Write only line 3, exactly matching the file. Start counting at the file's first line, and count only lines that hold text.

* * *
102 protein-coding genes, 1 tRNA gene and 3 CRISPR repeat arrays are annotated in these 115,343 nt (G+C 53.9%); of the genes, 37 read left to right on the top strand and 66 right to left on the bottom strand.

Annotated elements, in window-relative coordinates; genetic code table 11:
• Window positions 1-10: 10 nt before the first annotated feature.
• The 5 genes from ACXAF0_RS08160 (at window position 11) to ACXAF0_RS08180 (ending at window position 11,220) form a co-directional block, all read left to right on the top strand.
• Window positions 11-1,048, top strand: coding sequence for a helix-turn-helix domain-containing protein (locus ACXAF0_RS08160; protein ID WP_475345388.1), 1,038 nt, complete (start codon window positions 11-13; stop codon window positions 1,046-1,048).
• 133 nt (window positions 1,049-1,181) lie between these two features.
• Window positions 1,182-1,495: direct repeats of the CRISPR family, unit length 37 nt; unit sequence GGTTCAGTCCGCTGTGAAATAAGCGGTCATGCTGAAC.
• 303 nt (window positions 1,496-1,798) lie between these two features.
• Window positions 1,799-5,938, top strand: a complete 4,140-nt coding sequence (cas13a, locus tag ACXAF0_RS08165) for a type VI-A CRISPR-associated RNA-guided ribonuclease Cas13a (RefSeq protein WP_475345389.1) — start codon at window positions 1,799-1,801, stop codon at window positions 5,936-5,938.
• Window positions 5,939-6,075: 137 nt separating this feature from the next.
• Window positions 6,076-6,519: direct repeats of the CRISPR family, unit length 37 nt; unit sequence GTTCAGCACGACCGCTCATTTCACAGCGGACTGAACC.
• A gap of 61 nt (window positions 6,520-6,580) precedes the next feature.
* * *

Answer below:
• Window positions 1-10: 10 nt before the first annotated feature.